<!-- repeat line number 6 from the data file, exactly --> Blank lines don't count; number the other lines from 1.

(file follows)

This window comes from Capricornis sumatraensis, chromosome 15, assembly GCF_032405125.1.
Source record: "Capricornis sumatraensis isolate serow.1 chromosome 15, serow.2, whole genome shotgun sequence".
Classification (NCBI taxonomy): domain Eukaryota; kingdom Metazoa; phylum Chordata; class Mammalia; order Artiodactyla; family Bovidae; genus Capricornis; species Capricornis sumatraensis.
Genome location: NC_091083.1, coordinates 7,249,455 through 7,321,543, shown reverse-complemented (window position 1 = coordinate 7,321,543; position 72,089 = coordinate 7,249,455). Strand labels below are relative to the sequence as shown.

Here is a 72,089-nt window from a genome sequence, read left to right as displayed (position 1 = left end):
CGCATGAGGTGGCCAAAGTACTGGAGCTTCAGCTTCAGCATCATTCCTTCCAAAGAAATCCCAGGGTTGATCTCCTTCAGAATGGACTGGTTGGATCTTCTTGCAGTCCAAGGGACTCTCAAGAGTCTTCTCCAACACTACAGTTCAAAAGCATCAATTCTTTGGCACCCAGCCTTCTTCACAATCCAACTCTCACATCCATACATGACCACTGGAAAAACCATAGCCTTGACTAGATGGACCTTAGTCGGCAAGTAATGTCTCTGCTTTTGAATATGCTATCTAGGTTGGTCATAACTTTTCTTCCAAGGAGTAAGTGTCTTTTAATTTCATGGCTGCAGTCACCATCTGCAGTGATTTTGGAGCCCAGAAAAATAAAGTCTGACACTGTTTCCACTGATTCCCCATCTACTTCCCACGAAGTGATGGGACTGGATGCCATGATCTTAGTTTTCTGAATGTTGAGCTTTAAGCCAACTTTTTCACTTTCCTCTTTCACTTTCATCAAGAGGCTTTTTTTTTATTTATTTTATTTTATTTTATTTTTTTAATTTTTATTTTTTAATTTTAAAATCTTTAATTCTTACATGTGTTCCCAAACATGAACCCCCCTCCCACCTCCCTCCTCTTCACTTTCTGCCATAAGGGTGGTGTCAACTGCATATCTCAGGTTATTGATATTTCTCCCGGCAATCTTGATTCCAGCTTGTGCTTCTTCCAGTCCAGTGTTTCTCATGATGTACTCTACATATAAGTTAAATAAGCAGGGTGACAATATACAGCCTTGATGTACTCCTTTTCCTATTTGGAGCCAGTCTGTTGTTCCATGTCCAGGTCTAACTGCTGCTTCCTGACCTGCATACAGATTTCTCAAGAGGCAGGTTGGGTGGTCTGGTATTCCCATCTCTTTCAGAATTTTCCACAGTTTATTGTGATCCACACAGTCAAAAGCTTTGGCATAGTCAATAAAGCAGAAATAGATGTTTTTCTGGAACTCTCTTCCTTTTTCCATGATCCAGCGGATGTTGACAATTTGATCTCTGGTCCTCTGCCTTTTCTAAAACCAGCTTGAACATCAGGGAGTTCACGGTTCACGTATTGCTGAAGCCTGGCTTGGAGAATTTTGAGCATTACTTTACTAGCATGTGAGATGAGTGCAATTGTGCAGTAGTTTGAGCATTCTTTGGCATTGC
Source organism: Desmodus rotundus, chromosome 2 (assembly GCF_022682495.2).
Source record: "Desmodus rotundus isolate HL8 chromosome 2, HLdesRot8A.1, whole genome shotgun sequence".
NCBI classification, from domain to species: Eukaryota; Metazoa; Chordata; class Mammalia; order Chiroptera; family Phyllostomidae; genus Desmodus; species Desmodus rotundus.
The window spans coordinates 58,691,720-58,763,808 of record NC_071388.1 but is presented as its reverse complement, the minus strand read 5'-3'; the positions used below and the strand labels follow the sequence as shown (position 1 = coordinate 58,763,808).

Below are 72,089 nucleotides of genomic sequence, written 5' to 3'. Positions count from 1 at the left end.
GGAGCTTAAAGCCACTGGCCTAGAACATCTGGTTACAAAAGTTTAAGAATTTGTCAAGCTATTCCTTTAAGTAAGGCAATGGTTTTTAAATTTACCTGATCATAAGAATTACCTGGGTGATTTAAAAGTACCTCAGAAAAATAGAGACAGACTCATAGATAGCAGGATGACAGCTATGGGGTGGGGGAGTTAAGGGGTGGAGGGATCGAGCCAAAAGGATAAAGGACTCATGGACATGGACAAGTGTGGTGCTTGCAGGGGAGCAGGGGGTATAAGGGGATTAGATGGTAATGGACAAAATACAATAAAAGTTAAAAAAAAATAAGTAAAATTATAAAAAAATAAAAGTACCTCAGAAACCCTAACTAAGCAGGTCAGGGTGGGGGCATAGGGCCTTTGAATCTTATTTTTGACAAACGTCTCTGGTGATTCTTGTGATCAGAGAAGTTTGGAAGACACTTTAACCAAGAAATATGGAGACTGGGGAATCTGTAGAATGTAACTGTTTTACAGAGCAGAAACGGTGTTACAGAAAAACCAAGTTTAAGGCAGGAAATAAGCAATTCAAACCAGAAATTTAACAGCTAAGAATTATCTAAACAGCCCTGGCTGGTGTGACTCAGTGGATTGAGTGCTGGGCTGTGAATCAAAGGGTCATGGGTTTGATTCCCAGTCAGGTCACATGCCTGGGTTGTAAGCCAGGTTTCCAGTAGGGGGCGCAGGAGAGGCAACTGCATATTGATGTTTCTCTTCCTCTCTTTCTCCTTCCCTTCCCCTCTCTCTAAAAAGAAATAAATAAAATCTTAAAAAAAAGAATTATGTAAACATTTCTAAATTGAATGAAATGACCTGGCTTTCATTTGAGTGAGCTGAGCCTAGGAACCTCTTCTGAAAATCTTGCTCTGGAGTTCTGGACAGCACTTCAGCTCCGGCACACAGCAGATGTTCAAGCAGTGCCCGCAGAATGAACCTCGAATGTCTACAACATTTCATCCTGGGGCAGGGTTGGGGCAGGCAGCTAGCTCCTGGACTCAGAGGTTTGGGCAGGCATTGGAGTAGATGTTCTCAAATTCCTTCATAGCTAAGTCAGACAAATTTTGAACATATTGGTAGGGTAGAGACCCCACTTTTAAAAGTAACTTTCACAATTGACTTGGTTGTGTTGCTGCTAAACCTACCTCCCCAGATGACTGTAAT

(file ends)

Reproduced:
CGCATGAGGTGGCCAAAGTACTGGAGCTTCAGCTTCAGCATCATTCCTTCCAAAGAAATCCCAGGGTTGATCTCCTTCAGAATGGACTGGTTGGATCTTCTTGCAGTCCAAGGGACTCTCAAGAGTCTTCTCCAACACTACAGTTCAAAAGCATCAATTCTTTGGCACCCAGCCTTCTTCACAATCCAACTCTCACATCCATACATGACCACTGGAAAAACCATAGCCTTGACTAGATGGACCTTAGTCGGCAAGTAATGTCTCTGCTTTTGAATATGCTATCTAGGTTGGTCATAACTTTTCTTCCAAGGAGTAAGTGTCTTTTAATTTCATGGCTGCAGTCACCATCTGCAGTGATTTTGGAGCCCAGAAAAATAAAGTCTGACACTGTTTCCACTGATTCCCCATCTACTTCCCACGAAGTGATGGGACTGGATGCCATGATCTTAGTTTTCTGAATGTTGAGCTTTAAGCCAACTTTTTCACTTTCCTCTTTCACTTTCATCAAGAGGCTTTTTTTTTATTTATTTTATTTTATTTTATTTTTTTAATTTTTATTTTTTAATTTTAAAATCTTTAATTCTTACATGTGTTCCCAAACATGAACCCCCCTCCCACCTCCCTCCTCTTCACTTTCTGCCATAAGGGTGGTGTCAACTGCATATCTCAGGTTATTGATATTTCTCCCGGCAATCTTGATTCCAGCTTGTGCTTCTTCCAGTCCAGTGTTTCTCATGATGTACTCTACATATAAGTTAAATAAGCAGGGTGACAATATACAGCCTTGATGTACTCCTTTTCCTATTTGGAGCCAGTCTGTTGTTCCATGTCCAGGTCTAACTGCTGCTTCCTGACCTGCATACAGATTTCTCAAGAGGCAGGTTGGGTGGTCTGGTATTCCCATCTCTTTCAGAATTTTCCACAGTTTATTGTGATCCACACAGTCAAAAGCTTTGGCATAGTCAATAAAGCAGAAATAGATGTTTTTCTGGAACTCTCTTCCTTTTTCCATGATCCAGCGGATGTTGACAATTTGATCTCTGGTCCTCTGCCTTTTCTAAAACCAGCTTGAACATCAGGGAGTTCACGGTTCACGTATTGCTGAAGCCTGGCTTGGAGAATTTTGAGCATTACTTTACTAGCATGTGAGATGAGTGCAATTGTGCAGTAGTTTGAGCATTCTTTGGCATTGC